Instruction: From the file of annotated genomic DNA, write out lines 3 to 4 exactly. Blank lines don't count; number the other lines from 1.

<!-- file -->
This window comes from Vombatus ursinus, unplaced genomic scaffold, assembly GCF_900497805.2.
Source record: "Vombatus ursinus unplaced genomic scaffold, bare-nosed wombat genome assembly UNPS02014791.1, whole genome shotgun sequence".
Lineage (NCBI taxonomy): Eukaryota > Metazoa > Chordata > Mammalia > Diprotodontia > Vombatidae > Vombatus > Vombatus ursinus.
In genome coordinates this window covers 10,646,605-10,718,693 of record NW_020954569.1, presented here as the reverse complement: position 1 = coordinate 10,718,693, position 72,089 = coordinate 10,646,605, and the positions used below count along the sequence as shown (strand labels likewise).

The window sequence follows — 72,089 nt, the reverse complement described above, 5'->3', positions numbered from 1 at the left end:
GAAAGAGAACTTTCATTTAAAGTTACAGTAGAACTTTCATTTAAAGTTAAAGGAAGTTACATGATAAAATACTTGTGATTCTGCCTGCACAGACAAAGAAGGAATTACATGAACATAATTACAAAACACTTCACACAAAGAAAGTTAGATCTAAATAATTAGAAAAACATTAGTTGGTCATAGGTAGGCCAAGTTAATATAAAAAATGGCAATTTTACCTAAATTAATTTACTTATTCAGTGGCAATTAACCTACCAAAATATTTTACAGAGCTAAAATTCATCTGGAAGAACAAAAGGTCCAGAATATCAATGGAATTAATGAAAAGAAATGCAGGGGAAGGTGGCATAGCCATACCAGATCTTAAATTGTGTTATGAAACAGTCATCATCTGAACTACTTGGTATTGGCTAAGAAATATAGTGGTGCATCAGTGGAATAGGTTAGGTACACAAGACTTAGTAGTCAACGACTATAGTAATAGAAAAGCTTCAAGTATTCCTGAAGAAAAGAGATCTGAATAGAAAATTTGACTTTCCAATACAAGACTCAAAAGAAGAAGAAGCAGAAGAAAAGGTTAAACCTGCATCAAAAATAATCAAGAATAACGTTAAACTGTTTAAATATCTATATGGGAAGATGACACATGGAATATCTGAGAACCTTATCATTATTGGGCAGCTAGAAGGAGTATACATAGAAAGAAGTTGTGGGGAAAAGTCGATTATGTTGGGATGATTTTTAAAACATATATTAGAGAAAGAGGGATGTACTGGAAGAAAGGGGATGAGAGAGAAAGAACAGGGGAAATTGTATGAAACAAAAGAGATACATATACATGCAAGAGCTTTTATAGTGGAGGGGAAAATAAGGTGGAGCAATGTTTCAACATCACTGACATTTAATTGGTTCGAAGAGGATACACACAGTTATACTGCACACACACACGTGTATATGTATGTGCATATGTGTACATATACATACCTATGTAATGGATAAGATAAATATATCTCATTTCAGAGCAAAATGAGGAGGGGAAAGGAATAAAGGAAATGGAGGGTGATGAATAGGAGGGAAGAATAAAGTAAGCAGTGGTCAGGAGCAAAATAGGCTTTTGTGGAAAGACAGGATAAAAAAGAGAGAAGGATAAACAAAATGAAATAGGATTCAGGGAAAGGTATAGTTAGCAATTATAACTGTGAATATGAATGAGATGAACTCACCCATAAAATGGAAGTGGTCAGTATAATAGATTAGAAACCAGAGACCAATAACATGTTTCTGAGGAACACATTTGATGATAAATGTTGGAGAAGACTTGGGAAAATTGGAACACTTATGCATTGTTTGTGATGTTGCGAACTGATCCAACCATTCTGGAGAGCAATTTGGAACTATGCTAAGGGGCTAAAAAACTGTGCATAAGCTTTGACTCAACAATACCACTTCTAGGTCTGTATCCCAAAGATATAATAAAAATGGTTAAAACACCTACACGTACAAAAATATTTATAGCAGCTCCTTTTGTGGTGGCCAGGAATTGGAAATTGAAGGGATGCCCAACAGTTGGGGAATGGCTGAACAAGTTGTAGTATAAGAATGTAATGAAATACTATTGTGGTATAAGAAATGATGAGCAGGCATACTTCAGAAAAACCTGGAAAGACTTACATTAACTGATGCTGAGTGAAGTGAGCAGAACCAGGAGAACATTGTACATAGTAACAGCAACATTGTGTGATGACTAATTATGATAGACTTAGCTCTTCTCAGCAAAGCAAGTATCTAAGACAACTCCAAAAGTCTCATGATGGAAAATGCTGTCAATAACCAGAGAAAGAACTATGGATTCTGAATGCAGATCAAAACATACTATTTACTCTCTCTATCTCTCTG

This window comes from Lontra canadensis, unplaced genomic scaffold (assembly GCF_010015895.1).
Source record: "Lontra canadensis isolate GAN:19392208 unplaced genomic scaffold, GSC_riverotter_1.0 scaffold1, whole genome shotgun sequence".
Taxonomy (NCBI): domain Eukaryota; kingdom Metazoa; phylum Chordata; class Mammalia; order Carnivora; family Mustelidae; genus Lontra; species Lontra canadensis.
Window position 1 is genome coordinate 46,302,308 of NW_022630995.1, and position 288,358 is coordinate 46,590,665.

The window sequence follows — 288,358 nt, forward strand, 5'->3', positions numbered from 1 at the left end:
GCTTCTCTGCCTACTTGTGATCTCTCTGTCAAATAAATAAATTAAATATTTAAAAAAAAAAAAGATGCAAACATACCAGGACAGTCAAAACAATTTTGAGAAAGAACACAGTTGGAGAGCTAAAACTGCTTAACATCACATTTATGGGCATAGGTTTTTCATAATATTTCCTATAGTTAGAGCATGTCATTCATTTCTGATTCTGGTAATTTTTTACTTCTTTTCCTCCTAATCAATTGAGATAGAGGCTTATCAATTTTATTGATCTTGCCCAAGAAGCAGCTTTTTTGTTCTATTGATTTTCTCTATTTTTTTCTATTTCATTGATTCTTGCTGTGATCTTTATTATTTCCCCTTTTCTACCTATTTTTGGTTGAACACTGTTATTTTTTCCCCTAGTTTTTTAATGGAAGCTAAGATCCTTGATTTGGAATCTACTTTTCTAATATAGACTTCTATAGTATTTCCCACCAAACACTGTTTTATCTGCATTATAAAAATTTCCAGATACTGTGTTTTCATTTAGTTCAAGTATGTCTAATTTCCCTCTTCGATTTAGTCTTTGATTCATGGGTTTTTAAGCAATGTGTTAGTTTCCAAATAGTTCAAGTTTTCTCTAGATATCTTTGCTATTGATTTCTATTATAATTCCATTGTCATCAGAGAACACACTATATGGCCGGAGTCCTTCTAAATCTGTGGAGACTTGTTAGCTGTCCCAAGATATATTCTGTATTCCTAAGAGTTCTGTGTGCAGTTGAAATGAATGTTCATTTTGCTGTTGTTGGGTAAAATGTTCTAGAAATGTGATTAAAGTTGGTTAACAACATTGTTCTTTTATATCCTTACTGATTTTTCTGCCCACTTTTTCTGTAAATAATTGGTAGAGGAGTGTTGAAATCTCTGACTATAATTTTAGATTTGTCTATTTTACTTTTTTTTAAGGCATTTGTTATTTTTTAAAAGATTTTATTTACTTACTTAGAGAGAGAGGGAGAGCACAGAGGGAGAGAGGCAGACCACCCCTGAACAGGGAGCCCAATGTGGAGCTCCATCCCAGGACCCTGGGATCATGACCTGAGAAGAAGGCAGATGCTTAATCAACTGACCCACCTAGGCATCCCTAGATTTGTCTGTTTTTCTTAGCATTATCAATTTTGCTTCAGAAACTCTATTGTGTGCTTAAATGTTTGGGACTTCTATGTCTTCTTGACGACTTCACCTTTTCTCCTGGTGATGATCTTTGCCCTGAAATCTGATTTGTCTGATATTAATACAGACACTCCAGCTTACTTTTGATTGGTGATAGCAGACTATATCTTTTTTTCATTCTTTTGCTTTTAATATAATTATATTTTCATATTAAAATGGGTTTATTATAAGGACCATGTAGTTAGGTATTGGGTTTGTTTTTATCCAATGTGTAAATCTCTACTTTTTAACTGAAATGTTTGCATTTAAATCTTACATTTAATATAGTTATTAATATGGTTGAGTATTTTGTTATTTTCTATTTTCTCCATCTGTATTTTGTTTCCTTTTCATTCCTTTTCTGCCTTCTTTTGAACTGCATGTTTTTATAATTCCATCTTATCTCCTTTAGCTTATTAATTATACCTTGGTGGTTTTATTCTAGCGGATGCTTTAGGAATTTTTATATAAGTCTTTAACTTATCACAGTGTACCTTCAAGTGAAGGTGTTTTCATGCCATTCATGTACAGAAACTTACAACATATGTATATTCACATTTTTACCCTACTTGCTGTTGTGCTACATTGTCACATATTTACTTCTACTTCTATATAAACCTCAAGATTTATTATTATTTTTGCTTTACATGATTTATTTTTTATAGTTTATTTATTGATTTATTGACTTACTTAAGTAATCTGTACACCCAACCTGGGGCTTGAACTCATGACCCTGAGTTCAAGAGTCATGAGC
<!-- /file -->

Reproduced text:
Lineage (NCBI taxonomy): Eukaryota > Metazoa > Chordata > Mammalia > Diprotodontia > Vombatidae > Vombatus > Vombatus ursinus.
In genome coordinates this window covers 10,646,605-10,718,693 of record NW_020954569.1, presented here as the reverse complement: position 1 = coordinate 10,718,693, position 72,089 = coordinate 10,646,605, and the positions used below count along the sequence as shown (strand labels likewise).